These are some things Mohamed Gebeli loved: a warm feta cheese pie from Bay Ridge Bakery, hot coffee with half and half and Splenda, and the Egyptian soccer club Al Ahly. He loved greeting neighbors every morning as he unlocked the door at Valentino Fashion and waving goodbye as he closed for the night. But on the evening of July 6, 2012, law enforcement authorities say a door-to-door clothing salesman, Salvatore Perrone, walked into Gebeli’s clothing store at 7718 Fifth Ave. and shot Gebeli in the neck. Then, they allege, he covered the body with clothes, stole the money from the register and walked out. The next month, Perrone killed again, the Brooklyn District Attorney says, and, three months later, he killed once more. When the police finally caught up to him, he reportedly said he was working as a secret agent.
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Salvatore Perrone’s home sits vacant on Beverly Avenue in the Silver Lake area of Staten Island. It’s a narrow street, just wide enough for a FedEx truck to squeeze between parked cars. The homes are narrow too, mostly white two-stories with steep steps up to inviting doors and clay bunny rabbits and cozy living rooms, where TVs buzz and small dogs nap in the afternoon light. Outside, American flags dangle from square white pillars.
Terry Calano stands on her porch in white socks and leather slippers, one hand near the crucifix hanging from her neck and the other pointing to Perrone’s hulk of a home next door. The house is at least twice the size of any nearby, with three steep dormers on each side of an equally steep roof. It has no siding, only a dark grey building material and Halloween-green trim. It’s a bit spooky. In the yard, weeds grow chest-high, crowding out shrubs and what might have been a healthy red maple, and piles of brush and grass lie ready to be burned or hauled away. “I knew he was a rat from the beginning,” Calano says, gazing at the overgrowth next door. “He was probably gonna build Fort Knox over there.” She motions to piles of cinder blocks in the weeds and a partly finished cement wall parallel to the sidewalk.
Calano met Salvatore Perrone almost 30 years ago, when Perrone and his then-wife, Marie Salerno, moved in next door. It was a beautiful home, but not long after Perrone and his wife bought it, he began the extensive renovations that were ongoing until he was cited for building code violations in 1998. The Staten Island Advance reported that in 2010 the city Buildings Department placed a stop work order on the home for not conforming to zone.Calano remembers the Perrone family well. “I had just lost my husband and Marie was pregnant with their daughter,” Calano says. “I used to go over and sit with Marie and keep her company that whole summer.” What she remembers of Perrone wasn’t nice: an angry, self-absorbed man, always critical of his wife. A garment salesman, he often came home late at night. She remembers overhearing his tirades and obsessive behavior. One night in particular, Perrone loudly told Marie how much he hated the dinner she had cooked. “If my husband had done the same thing I would have dumped the whole plate on his head,” Calano says.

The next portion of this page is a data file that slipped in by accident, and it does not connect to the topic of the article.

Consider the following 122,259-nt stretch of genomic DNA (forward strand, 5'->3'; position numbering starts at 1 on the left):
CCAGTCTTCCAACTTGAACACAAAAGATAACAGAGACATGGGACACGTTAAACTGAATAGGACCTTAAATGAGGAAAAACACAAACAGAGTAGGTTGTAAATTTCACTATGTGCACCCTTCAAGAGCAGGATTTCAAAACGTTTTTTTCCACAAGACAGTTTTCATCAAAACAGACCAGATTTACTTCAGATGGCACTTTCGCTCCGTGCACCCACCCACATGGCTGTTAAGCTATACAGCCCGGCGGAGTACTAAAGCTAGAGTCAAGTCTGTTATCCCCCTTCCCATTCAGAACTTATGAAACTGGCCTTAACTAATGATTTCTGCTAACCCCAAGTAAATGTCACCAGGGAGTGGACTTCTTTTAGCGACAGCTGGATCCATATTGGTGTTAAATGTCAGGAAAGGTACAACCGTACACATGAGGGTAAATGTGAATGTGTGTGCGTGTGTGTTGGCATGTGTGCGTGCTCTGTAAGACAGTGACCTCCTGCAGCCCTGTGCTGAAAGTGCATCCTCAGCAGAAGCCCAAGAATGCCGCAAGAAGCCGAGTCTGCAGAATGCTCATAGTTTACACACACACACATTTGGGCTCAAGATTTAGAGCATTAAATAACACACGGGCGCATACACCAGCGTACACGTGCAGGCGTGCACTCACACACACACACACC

Frequently, neighbors saw Perrone, whom they dubbed “Son of Sal,” out wandering the streets in the middle of the night. Once, in broad daylight, Calano saw him pause in the narrow median of busy Clove Road just below his home to read a letter. As two lanes of traffic whizzed past in each direction, Perrone tore the paper into small pieces, letting the rush of cars carry them away. Around the house, his habits were just as unpredictable: instead of hiring a lawn service to trim the plants in his yard, Calano says, once in a while he’d “just hire Mexicans to come—not to cut it, but just pull out the grass.” Today, though, Perrone’s wife and daughter are gone and he sits in jail. The home is dark and empty.